Nanuq

The sow polar bear with two young cubs is now right below a nearby bridge. She moved to the other side of the gravel causeway when the wind switched. The polar bears hunker down in a depression, or they did them out (I’m not sure which) and could easily surprise a person if they didn’t know they were there. A security person is on watch of the bears 24 hours a day. They don’t bother the bears unless the bears wander somewhere that could cause a problem with people, and if that happens, they may make noise, etc. to get them to move on. This sow seems more at ease everyday with people and traffic, and I suspect she’ll stick around until she gets hungry and has to go hunting.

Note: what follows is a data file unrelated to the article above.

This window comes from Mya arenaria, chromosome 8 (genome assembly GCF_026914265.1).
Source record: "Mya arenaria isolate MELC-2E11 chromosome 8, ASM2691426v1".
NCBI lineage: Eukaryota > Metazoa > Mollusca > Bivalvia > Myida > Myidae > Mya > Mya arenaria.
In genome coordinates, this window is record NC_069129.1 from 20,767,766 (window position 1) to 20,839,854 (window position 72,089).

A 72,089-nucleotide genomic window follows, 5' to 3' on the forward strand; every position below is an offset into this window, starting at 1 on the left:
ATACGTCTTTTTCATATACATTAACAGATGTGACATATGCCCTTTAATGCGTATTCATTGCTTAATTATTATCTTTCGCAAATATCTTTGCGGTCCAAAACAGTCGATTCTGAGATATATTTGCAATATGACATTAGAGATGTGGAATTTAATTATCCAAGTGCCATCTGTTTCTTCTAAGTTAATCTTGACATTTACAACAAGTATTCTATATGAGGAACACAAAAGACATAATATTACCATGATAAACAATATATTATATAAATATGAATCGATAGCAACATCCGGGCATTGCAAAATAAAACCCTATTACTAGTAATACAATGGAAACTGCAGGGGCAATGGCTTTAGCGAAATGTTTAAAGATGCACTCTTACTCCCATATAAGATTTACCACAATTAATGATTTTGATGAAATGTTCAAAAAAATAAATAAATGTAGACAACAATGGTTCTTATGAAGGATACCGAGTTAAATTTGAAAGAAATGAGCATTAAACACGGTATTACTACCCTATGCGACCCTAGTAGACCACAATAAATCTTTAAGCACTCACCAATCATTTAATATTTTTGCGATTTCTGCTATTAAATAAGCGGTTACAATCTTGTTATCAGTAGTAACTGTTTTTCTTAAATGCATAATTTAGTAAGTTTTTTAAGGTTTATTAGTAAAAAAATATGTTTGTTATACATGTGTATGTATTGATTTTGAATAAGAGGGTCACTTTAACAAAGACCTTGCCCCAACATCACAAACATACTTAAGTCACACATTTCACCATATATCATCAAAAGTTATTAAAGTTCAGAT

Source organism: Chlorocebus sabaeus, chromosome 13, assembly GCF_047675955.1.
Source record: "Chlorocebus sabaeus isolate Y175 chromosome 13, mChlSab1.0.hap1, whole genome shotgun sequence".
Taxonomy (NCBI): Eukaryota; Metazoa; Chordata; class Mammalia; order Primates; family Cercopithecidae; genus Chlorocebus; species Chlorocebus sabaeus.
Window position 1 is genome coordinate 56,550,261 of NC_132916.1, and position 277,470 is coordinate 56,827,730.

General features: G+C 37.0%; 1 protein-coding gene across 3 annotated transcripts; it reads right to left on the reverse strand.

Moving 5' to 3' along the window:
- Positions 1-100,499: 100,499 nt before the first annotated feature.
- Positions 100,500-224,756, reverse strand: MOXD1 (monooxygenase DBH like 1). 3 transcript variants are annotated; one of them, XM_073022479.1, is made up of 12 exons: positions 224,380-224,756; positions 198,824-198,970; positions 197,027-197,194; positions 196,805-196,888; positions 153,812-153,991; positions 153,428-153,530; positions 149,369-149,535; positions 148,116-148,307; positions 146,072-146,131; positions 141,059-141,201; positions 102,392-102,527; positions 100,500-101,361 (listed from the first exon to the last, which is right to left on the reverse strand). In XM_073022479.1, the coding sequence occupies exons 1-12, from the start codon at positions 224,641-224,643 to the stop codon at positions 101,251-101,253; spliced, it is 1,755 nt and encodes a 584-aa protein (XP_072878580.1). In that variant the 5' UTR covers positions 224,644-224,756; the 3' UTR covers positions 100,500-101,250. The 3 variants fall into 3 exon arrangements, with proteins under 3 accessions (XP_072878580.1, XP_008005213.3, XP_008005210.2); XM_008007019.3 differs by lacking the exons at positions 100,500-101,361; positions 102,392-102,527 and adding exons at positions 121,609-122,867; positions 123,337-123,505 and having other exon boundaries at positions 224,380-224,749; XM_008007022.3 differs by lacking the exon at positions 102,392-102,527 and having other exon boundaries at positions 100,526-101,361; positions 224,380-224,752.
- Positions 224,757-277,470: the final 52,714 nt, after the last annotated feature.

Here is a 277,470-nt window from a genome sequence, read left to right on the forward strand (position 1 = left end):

We also went and picked up a German woman from a cruise ship today (cruise ship name “Bremen”). She may have an appendicitis. We pulled up along the small cruiseship, and she stepped over to our boat, where medics interviewed her on the way home to see how she was. When I got home, I saw the AP had already covered the story in the papers/news. As we pulled away, I wasn’t aware till I looked up that much of the passenger population was out on the upper decks watching us. As we waved goodbye to them, the ship bade us farewell with two long blasts. Apparently, these ships traverse the Arctic Ocean from east to west, but I haven’t checked out their actual voyage route yet.

Mark Stopha
Alaska Wild Salmon Company
4455 N. Douglas Hwy
Juneau, AK 99801
907-463-3115
www.GoodSalmon.com